A Mechanic’s Lien: Something Simple That’s Been Made Complicated

One of the first things I was ever taught about mechanic’s liens is that the legislation’s original intent was for a contractor to be able to perfect a mechanic’s lien without the aid of an attorney. If that’s true, the system is not working as intended. Of course, that is not surprising given the complicated legislation and its arguably inconsistent interpretation.

A mechanic’s lien is unique insofar as it allows a contractor to obtain an interest in real property without requiring any kind of hearing or notice. As long as the lien documents are properly prepared, recorded, and served, the lien is in place. In addition, the fact that mechanic’s liens have priority dates that relate back to the first day that the contractor performs work and/or supplies materials, mechanic’s liens that did not exist when a mortgage was given or the property was sold can appear on the land records after such transactions and take priority over an earlier filed mortgage and/or encumber property owned by someone who was not the property owner at the time the work was performed, materials were supplied and/or services were rendered.

Of course, reading the statutes is not sufficient to completely understand mechanic’s liens. For example, Conn. Gen. Stat. § 49-34 states that a mechanic’s lien must be recorded on the land records within 90 days after the last day of work and must be served upon the owner “not later than thirty days after” the lien is recorded. That may lead one to believe that the owner may be served up to 120 days after that last day of work, but that is incorrect. See Steeltech Bldg. Prods. v. Viola, 2000 Conn. Super. LEXIS 1221, *5, (Conn. Super. Ct. May 15, 2000)(“holding that [r]ead together, 49-34 and 49-35 require the lienor to serve a copy of the certificate upon each owner of the property within 90 days after he ceased performing services or furnishing materials.”) Thus, the only way to truly have 30 days to serve the owner is to record the lien within 60 days of the last day of work and not 90 days.

The mechanic’s statutes also have the ability to be strictly construed or interpreted liberally. See Anthony Julian R.R. Constr. Co. v. Mary Ellen Drive Assocs., 50 Conn. App. 289, 296, (Conn. App. Ct. 1998)(holding that “a mechanic’s lien is a creature of statute and establishes a right of action where none existed at common law… Where a statutory right of action is at issue, the statute must be strictly construed.); see contra. Webster Bank, N.A. v. Half Moon Assocs., 2012 Conn. Super. LEXIS 1164, (Conn. Super. Ct. May 3, 2012)(holding that because “[t]he mechanic’s lien statute is an important legal procedure to protect the rights of material men and laborers who provide materials and services for the improvement of property. It is a remedial statute that should be liberally construed…”). Given this dichotomy, there are many pitfalls for the uninitiated.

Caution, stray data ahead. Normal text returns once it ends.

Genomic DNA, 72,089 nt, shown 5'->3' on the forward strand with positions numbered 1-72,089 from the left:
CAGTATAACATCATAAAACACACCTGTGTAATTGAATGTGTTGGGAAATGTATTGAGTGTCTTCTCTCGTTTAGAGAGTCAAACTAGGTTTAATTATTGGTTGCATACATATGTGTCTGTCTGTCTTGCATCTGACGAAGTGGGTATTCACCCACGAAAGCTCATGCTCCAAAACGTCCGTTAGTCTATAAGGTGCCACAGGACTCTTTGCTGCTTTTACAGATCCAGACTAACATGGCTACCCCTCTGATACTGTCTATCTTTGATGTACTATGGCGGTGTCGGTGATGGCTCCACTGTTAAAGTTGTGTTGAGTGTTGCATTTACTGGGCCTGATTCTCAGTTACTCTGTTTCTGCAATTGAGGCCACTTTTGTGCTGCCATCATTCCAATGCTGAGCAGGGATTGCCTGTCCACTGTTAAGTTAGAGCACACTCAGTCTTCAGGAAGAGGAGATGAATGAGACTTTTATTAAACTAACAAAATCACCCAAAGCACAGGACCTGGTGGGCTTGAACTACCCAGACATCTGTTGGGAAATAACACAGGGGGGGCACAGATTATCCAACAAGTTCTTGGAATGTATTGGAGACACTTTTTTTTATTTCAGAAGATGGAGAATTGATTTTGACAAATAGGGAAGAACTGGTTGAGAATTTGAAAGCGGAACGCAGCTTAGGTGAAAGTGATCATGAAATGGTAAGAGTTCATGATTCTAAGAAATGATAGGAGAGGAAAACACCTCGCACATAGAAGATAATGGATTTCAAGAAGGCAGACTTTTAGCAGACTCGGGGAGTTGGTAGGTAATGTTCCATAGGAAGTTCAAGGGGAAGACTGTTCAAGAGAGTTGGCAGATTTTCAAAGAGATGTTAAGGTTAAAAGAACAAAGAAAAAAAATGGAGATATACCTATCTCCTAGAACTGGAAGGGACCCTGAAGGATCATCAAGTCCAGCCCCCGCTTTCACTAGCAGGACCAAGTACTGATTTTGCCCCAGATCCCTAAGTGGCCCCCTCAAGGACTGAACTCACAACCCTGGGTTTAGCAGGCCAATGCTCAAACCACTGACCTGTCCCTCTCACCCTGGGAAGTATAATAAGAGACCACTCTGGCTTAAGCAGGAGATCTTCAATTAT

A recent Superior Court decision may add a new level of confusion to this already complicated subject matter. In Yard Grp. Landscaping, LLC v. River Highlands Home-Owners Ass’n, a mechanic’s lien was placed upon property owned by an association and individual unit owners. Yard Grp. Landscaping, LLC v. River Highlands Home-Owners Ass’n, 2016 Conn. Super. LEXIS 966, *1 (Conn. Super. Ct. May 5, 2016). Because the individual unit owners were not served with notice of the lien, the court was correct in its decision to discharge the lien. Id. However, the court did not cite the lack of proper service as the reason for the discharge.

In Yard Grp. Landscaping, LLC, the court held that “the services provided by the plaintiff did not constitute an ‘improvement’ within the meaning of §49-33 and, therefore the application to discharge the mechanic’s lien is granted.” Id. However, black letter law that for a mechanic’s lien to be valid, all the individual property owners must be served with a true and attest copy of the lien. Papa v. Greenwich Green, Inc., 177 Conn. 295, 302, 416 A.2d 1196, 1200, 1979 Conn. LEXIS 744, *10 (Conn. 1979)(holding that “when an individual’s property right might be adversely affected and where he has a constitutional prerogative to a timely hearing, such an individual should be provided with a fair and suitable notice of the recording of a mechanic’s lien against that property.”) Thus, because the court in Yard Grp. Landscaping, LLC noted that not all the unit owners were served, one may be lead to believe that such service is not necessary. Therefore, it would have been prudent for the court to have included the improper service as additional grounds for the discharge or to have explained why, in this instance, the failure to serve the unit owners was not necessary, to distinguish this decision from the prior precedent. By making mention of the failure to serve the individual unit owners and then not including it as one of the grounds for discharge, a reader is left with a level of ambiguity and uncertainty that is not consistent with the ideal that we should be governed by a known system of laws.

As stated at the onset, what began as a simple procedure has grown into an ever more complicated system of rules and potential pitfalls.

In light of the foregoing, if you need help with a mechanic’s lien, please feel free to give me a call.

Scott Orenstein
(860) 760-3317

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